• 2-3 Primary Stations . . . 55
      • 2-3-1) Primary Station Installation Usage . . . 56
      • 2-3-3) Primary Station Fail Safe System . . . 56
      • 2-3-4) Primary Station Leakage System . . . 58
      • 2-3-5) Primary Station Instruments . . . 59
    • 2-4 Branches and Linking Stations . . . 59
      • 2-4-1) Feeding Stations . . . 60
      • 2-4-2) Consuming Stations . . . 60
      • 2-4-3) Feeding and Consuming Branch Lines . . . 60

Chapter III . . . 61

SSPP Installation, Construction and Operation . . . 61

    • 3-1 Introduction . . . 61
      • 3-2-1) Transportation Phase . . . 63
      • 3-2-2) Submersion Phase . . . 64
    • 3-3 SSPP Construction . . . 66
      • 3-3-1) SSPP Construction Coastal Factory . . . 66
      • 3-3-2) SSPP Construction Process . . . 69
    • 3-4 SSPP Operation . . . 70
      • 3-4-1) SSPP Capabilities . . . 71
      • 3-4-2) SSPP Release . . . 71
      • 3-4-3) SSPP Pigs . . . 72

Conclusion . . . 73

Introduction

The problem of energy supply is one of the most important global issues. Currently most of the world's required energy is harnessed from fossil fuels. It is predicted that in the year 2025, fossil fuels will still provide 87% of the worlds energy (Energy April 2004). However there is great concern about the major pollutants released into the environment via the combustion of fossil fuels which contribute to global warming. Using natural gas, the cleanest fossil fuel as a source of energy is the best feasible solution for our near future. Hence, world demand for natural gas is expected to increase rapidly, it is forecast to become the second largest world source of energy after oil. Although currently gas is transferred through pipelines over thousands of miles of land, seas and oceans are boundaries which high capacity, efficient gas transportation is still effectively limited by. As yet, the only solution provided to break these boundaries is to transfer gas with tankers in the form of LNG (Liquefied Natural Gas) over marine distances. This technology is rapidly expanding due to the increase in demand of natural gas. However, studies have shown that, compared to other modes of transportation, LNG is not the best. Research in the oil and gas industries show that pipelines are the easiest, most efficient and safest way for fuels (especially gas) transportation (Hopkins 2005).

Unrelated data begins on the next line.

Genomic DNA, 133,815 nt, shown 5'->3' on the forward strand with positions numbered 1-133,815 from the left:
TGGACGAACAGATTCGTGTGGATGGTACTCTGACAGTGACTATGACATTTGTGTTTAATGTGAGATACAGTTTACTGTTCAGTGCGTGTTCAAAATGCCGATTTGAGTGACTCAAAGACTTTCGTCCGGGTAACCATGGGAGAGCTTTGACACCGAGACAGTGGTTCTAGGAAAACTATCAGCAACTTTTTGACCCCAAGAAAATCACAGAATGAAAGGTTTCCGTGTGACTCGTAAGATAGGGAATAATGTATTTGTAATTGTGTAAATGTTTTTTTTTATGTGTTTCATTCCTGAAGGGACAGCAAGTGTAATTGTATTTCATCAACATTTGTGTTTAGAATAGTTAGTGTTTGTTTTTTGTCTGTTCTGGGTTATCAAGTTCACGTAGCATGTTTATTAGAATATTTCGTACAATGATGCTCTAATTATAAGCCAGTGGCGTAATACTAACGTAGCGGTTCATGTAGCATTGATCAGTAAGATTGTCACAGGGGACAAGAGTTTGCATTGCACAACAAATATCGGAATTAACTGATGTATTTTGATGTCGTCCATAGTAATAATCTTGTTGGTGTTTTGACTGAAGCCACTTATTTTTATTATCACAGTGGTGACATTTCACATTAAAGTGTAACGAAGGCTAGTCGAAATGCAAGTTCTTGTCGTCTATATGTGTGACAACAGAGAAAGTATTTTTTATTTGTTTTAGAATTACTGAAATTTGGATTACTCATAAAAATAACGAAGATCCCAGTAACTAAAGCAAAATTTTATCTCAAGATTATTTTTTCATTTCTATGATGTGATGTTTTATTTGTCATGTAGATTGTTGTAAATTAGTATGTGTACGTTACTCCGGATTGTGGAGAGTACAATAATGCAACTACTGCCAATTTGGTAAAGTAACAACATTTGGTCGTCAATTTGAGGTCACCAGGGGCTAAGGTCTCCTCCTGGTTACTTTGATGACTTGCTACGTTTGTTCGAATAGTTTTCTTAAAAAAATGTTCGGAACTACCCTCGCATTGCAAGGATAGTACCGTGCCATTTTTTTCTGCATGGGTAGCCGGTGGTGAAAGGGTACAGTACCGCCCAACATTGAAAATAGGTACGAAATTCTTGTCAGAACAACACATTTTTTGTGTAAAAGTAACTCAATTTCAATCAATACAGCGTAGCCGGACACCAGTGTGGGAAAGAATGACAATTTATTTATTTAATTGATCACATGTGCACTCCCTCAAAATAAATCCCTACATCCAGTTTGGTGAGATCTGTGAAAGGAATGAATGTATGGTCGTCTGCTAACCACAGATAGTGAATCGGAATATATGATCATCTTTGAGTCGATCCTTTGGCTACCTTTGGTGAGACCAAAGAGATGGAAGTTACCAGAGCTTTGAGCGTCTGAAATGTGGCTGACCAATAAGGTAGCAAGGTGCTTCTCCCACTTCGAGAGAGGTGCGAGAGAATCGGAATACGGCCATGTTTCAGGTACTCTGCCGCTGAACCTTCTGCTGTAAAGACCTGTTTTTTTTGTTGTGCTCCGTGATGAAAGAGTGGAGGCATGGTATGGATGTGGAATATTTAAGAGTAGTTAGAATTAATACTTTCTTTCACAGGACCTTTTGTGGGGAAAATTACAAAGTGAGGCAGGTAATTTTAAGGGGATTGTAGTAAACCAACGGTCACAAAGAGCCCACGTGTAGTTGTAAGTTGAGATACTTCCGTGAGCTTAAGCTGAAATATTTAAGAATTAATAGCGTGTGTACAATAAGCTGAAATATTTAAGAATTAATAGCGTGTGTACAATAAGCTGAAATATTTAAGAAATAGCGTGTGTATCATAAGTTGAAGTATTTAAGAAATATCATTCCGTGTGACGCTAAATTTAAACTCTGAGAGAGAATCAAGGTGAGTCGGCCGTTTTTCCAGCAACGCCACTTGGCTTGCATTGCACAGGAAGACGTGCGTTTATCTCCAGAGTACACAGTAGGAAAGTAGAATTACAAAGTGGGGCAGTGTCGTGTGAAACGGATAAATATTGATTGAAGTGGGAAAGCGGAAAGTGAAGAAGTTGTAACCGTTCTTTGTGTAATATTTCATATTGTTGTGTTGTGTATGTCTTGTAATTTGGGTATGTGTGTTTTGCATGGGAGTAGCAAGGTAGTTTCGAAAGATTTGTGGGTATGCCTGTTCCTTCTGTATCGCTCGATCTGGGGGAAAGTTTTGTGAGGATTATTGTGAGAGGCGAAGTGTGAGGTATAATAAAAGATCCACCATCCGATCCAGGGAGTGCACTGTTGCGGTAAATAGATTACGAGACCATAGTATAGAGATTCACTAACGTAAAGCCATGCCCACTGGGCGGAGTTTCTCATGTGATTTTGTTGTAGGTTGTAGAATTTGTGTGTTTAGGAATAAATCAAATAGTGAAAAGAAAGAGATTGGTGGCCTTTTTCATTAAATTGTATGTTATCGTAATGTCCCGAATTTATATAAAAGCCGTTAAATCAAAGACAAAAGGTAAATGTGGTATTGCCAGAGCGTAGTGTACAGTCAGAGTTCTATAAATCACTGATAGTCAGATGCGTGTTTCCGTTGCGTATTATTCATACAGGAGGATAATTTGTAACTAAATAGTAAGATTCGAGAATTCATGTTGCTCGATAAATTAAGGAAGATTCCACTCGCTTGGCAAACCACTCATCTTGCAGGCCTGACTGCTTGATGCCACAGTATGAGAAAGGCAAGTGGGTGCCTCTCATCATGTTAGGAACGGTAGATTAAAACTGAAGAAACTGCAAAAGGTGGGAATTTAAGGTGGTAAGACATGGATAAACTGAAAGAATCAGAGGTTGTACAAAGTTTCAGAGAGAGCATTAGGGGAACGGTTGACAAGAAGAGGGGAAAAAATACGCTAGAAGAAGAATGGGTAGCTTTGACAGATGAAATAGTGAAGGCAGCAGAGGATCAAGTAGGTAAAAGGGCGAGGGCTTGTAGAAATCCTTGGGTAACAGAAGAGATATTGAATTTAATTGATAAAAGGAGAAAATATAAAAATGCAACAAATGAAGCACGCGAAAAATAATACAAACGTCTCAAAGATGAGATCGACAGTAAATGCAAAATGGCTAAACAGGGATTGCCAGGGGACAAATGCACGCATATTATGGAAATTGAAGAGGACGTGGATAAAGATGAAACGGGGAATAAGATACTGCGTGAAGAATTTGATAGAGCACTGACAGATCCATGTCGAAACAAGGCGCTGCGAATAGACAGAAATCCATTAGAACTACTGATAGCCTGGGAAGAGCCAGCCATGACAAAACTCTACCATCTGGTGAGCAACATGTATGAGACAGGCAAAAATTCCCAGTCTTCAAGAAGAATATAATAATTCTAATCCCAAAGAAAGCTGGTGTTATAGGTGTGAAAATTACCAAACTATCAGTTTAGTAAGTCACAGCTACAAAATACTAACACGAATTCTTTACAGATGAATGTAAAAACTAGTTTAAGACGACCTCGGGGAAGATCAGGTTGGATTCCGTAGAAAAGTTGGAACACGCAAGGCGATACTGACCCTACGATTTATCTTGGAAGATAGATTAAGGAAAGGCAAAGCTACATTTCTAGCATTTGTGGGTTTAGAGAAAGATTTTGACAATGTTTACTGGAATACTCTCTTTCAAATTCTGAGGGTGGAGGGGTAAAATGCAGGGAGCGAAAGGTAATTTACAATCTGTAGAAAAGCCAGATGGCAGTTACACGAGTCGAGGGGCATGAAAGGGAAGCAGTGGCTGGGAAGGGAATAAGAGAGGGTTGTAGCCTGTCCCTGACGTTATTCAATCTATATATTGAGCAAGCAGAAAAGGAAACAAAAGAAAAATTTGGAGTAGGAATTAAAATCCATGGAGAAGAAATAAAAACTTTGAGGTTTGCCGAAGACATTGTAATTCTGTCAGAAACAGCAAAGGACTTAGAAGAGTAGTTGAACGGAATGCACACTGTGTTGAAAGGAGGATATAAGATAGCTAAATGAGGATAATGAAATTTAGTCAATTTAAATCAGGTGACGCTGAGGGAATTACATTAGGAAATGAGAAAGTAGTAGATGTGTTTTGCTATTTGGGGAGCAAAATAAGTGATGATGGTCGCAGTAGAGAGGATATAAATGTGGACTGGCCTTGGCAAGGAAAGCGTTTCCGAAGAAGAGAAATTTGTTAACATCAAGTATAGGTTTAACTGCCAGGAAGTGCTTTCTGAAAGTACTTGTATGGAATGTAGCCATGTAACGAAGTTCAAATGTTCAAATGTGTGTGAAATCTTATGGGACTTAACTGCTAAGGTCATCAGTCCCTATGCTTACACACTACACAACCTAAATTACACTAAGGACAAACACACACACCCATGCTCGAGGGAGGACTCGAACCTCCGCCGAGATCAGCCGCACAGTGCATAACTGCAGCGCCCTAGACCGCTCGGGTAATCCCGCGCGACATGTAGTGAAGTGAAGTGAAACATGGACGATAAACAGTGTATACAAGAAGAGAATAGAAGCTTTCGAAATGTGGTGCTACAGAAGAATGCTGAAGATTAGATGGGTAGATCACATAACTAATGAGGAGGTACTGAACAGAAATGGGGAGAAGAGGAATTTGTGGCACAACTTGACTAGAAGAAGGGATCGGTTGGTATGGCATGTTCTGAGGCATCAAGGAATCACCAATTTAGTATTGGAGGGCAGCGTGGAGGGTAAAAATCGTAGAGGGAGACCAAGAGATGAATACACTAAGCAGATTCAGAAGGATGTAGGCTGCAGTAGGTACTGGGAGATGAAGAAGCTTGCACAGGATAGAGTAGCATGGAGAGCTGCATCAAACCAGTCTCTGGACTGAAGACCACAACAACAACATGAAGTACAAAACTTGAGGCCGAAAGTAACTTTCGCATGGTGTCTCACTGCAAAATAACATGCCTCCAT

This shows that there is actually a market gap for a gas transportation method over seas and oceans whose performance and advantages could match those of pipelines. The Gas Subsea Transmission System (GSTS) is a system which is especially designed to fulfil these criteria via the transfer of gas between marine destinations by a special pipeline. Despite its differences from usual gas pipelines, it retains all their transfer advantages. The GSTS includes a long Submersible Suspension Pressure-equaliser Pipeline (SSPP) as its main part. It also includes other components such as: coastal stations, offshore stations, primary stations and branch lines. Gas is transferred between supplying and consuming coastal stations by the SSPP which is operated from offshore stations.

The potential of the GSTS as an attractive and feasible gas transportation method across seas and oceans is explored in this work, which comprises of three chapters. The first chapter describes the components, characteristics and feasibility of the SSPP. Other GSTS s′ components are described in Chapter two. In Chapter three, the construction, installation and feasibility of the SSPP are explained. Finally an economical, comparative analysis between the GSTS and LNG transportation is included in Chapter four in order to illustrate that GSTS would be the more cost effective alternative. FIG. 1

Chapter I